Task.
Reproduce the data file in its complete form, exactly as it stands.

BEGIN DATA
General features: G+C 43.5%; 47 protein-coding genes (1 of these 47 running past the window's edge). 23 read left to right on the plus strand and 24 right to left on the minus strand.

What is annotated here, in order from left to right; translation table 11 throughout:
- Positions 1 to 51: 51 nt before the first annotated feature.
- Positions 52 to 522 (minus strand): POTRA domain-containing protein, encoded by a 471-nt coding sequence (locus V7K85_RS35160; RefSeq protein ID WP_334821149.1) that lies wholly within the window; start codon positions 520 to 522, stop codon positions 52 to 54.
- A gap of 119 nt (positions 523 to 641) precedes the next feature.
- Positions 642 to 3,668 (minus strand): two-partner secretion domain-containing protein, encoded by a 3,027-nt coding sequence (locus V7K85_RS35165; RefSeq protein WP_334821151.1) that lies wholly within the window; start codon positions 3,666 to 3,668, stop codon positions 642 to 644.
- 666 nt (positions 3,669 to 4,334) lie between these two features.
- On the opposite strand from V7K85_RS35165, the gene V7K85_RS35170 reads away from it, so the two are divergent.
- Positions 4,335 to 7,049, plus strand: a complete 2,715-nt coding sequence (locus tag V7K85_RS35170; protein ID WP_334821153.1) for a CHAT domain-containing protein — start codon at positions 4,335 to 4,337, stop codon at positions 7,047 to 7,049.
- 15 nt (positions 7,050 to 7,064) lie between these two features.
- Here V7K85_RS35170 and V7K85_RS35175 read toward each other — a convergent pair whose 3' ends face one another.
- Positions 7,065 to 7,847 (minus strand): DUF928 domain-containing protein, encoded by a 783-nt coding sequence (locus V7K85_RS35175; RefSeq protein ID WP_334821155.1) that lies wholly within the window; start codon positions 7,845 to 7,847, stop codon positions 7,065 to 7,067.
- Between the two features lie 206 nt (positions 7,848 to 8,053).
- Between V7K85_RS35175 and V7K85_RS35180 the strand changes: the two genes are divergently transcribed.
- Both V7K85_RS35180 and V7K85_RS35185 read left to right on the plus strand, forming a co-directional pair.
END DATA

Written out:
General features: G+C 43.5%; 47 protein-coding genes (1 of these 47 running past the window's edge). 23 read left to right on the plus strand and 24 right to left on the minus strand.

What is annotated here, in order from left to right; translation table 11 throughout:
- Positions 1 to 51: 51 nt before the first annotated feature.
- Positions 52 to 522 (minus strand): POTRA domain-containing protein, encoded by a 471-nt coding sequence (locus V7K85_RS35160; RefSeq protein ID WP_334821149.1) that lies wholly within the window; start codon positions 520 to 522, stop codon positions 52 to 54.
- A gap of 119 nt (positions 523 to 641) precedes the next feature.
- Positions 642 to 3,668 (minus strand): two-partner secretion domain-containing protein, encoded by a 3,027-nt coding sequence (locus V7K85_RS35165; RefSeq protein WP_334821151.1) that lies wholly within the window; start codon positions 3,666 to 3,668, stop codon positions 642 to 644.
- 666 nt (positions 3,669 to 4,334) lie between these two features.
- On the opposite strand from V7K85_RS35165, the gene V7K85_RS35170 reads away from it, so the two are divergent.
- Positions 4,335 to 7,049, plus strand: a complete 2,715-nt coding sequence (locus tag V7K85_RS35170; protein ID WP_334821153.1) for a CHAT domain-containing protein — start codon at positions 4,335 to 4,337, stop codon at positions 7,047 to 7,049.
- 15 nt (positions 7,050 to 7,064) lie between these two features.
- Here V7K85_RS35170 and V7K85_RS35175 read toward each other — a convergent pair whose 3' ends face one another.
- Positions 7,065 to 7,847 (minus strand): DUF928 domain-containing protein, encoded by a 783-nt coding sequence (locus V7K85_RS35175; RefSeq protein ID WP_334821155.1) that lies wholly within the window; start codon positions 7,845 to 7,847, stop codon positions 7,065 to 7,067.
- Between the two features lie 206 nt (positions 7,848 to 8,053).
- Between V7K85_RS35175 and V7K85_RS35180 the strand changes: the two genes are divergently transcribed.
- Both V7K85_RS35180 and V7K85_RS35185 read left to right on the plus strand, forming a co-directional pair.